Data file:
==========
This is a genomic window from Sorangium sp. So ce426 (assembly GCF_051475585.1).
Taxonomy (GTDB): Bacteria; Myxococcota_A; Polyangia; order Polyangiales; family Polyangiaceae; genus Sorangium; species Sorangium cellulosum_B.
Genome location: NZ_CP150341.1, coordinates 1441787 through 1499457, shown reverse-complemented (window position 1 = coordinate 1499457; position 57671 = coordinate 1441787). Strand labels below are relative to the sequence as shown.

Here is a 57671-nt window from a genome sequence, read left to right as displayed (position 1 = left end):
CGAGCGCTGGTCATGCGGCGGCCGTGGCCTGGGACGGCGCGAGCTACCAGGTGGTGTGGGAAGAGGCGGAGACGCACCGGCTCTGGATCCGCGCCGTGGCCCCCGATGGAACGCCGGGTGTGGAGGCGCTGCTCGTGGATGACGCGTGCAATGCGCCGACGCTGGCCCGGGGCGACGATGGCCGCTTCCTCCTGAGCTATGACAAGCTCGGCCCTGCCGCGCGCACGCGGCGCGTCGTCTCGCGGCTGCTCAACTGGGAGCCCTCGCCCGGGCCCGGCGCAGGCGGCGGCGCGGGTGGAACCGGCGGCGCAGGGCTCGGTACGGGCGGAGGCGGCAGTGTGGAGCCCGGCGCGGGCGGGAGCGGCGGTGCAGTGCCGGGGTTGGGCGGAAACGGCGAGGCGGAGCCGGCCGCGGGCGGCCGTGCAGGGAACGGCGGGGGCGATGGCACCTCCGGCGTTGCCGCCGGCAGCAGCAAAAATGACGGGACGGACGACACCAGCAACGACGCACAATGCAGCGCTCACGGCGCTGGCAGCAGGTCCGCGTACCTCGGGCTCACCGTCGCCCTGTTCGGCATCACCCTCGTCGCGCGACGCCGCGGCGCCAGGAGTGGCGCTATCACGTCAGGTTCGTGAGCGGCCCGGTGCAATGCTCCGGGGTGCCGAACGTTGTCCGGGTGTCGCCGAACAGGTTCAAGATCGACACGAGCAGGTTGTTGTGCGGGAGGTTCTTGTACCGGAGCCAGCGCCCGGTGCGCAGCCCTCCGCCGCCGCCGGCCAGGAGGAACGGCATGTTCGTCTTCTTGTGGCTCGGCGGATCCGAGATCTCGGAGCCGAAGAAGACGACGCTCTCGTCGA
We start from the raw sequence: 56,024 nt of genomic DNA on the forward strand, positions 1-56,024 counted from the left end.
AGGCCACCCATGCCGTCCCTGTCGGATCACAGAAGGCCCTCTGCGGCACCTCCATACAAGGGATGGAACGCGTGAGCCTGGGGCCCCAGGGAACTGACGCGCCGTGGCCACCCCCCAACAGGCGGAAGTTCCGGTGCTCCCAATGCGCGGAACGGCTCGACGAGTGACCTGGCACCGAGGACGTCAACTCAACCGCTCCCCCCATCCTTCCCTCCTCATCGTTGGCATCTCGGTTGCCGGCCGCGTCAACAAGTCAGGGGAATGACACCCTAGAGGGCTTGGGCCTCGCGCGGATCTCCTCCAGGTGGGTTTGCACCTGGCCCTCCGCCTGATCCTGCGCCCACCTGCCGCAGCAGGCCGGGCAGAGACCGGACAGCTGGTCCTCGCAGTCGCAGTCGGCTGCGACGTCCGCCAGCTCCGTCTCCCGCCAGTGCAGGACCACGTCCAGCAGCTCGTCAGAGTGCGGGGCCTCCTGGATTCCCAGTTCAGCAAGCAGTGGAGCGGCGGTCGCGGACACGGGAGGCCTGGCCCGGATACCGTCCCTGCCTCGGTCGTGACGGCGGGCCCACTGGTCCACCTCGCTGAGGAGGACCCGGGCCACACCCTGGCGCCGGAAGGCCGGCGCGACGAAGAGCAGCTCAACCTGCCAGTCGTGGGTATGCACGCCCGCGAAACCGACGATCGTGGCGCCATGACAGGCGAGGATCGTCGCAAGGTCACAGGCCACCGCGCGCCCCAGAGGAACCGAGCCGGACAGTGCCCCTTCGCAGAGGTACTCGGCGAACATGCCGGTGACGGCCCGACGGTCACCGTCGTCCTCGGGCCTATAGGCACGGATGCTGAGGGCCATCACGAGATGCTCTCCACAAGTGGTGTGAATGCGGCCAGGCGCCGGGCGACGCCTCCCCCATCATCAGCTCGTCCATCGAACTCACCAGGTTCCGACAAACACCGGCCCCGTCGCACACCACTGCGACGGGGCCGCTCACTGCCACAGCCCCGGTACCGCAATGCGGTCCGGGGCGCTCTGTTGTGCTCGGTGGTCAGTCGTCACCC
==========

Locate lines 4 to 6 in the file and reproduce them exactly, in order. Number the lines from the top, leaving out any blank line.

Here is a 57671-nt window from a genome sequence, read left to right as displayed (position 1 = left end):
CGAGCGCTGGTCATGCGGCGGCCGTGGCCTGGGACGGCGCGAGCTACCAGGTGGTGTGGGAAGAGGCGGAGACGCACCGGCTCTGGATCCGCGCCGTGGCCCCCGATGGAACGCCGGGTGTGGAGGCGCTGCTCGTGGATGACGCGTGCAATGCGCCGACGCTGGCCCGGGGCGACGATGGCCGCTTCCTCCTGAGCTATGACAAGCTCGGCCCTGCCGCGCGCACGCGGCGCGTCGTCTCGCGGCTGCTCAACTGGGAGCCCTCGCCCGGGCCCGGCGCAGGCGGCGGCGCGGGTGGAACCGGCGGCGCAGGGCTCGGTACGGGCGGAGGCGGCAGTGTGGAGCCCGGCGCGGGCGGGAGCGGCGGTGCAGTGCCGGGGTTGGGCGGAAACGGCGAGGCGGAGCCGGCCGCGGGCGGCCGTGCAGGGAACGGCGGGGGCGATGGCACCTCCGGCGTTGCCGCCGGCAGCAGCAAAAATGACGGGACGGACGACACCAGCAACGACGCACAATGCAGCGCTCACGGCGCTGGCAGCAGGTCCGCGTACCTCGGGCTCACCGTCGCCCTGTTCGGCATCACCCTCGTCGCGCGACGCCGCGGCGCCAGGAGTGGCGCTATCACGTCAGGTTCGTGAGCGGCCCGGTGCAATGCTCCGGGGTGCCGAACGTTGTCCGGGTGTCGCCGAACAGGTTCAAGATCGACACGAGCAGGTTGTTGTGCGGGAGGTTCTTGTACCGGAGCCAGCGCCCGGTGCGCAGCCCTCCGCCGCCGCCGGCCAGGAGGAACGGCATGTTCGTCTTCTTGTGGCTCGGCGGATCCGAGATCTCGGAGCCGAAGAAGACGACGCTCTCGTCGA
We start from the raw sequence: 56,024 nt of genomic DNA on the forward strand, positions 1-56,024 counted from the left end.